1. Identify cash flow issues.   

The aging schedule helps illuminate changes and problems within your accounts receivable.  

If there are clients that are continuously late, or refusing to pay their bills on time, you can learn to account for these problems beforehand and avoid cash-flow problems. 

People are often unpredictable. Don’t let your cash flow become dependent on the arbitrary patterns of your clients.    

  1. Estimate allowances for doubtful debt.    

By estimating the amount of uncollected debts, you are also able to approximate debts that may not be collected at all.    

Allowance for doubtful accounts is essential in keeping an accurate record of incoming cash flow.   

To be frank, there are unfortunately clients that may never pay you. (We would love to have more faith in humanity, but here we are.) The fact of the matter is that these clients exist, and it is crucial to spot bad patterns before they worsen by keeping tabs on who is likely to pay you on time, late, or not at all.    

Use the accounts receivable aging report to help you estimate allowances for doubtful debt. If you are due a total of $100,000, you may estimate based on your reports that $5,000 will be doubtful debt, or debt that will not be paid to you. At that point, you can swallow the loss and move on. Hey, at least you know!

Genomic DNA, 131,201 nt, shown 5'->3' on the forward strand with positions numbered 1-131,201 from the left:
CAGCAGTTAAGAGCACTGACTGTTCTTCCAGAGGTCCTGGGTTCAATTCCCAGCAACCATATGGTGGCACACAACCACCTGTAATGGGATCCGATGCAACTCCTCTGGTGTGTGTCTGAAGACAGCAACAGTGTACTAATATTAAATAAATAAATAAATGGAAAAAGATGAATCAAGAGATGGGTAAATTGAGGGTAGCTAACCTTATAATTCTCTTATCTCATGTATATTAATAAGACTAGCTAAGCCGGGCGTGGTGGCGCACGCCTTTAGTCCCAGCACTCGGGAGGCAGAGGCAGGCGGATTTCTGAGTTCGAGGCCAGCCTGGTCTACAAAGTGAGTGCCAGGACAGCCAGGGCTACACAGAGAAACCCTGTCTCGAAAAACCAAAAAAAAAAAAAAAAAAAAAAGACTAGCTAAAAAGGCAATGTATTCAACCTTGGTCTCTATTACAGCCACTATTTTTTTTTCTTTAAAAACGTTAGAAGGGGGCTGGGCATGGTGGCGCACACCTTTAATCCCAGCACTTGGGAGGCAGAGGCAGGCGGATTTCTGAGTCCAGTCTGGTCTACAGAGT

Benefits of the accounts receivable aging report:   

An appropriately used aging report primarily benefits your small business itself. For one, the report acts as a calendar so that you can regularly contact clients, letting them know you’re on top of your billing.   

You aren’t a charity, nor are you here to loan money to anyone you provide services for. Aging reports allow you to stay on top of your clients and sever ties with anyone who may be affecting your credit. With the predictive insights of an aging report, you can stop providing services or goods before they permanently stop paying you.    

Besides being a huge asset to your small business in understanding what companies will pay you and when, it is also a tool managers and analysts use to assess your company’s financial performance. 

Without an Accounts Receivable Aging Report, your business could suffer.    

Without keeping track of accounts receivable, you may lose out on cash flow and rack up detrimental debt. Depending on how much money you are due, you could be forced to take out loans to stay stable because of unpaid accounts—and then you owe interest on those loans.    

Every day that a payment is late, your business is directly affected. An accounts receivable aging report helps you track and mitigate the effects of outstanding payments.   

Know Your Numbers Accounting knows the financial obstacles that small businesses face and specializes in keeping your books straight. Having issues keeping tabs on your accounts receivable aging reports? We’d love to help. Schedule a consultation today. 

Ever had a tough client who refused to pay? How did you manage them? Let us know in the comments!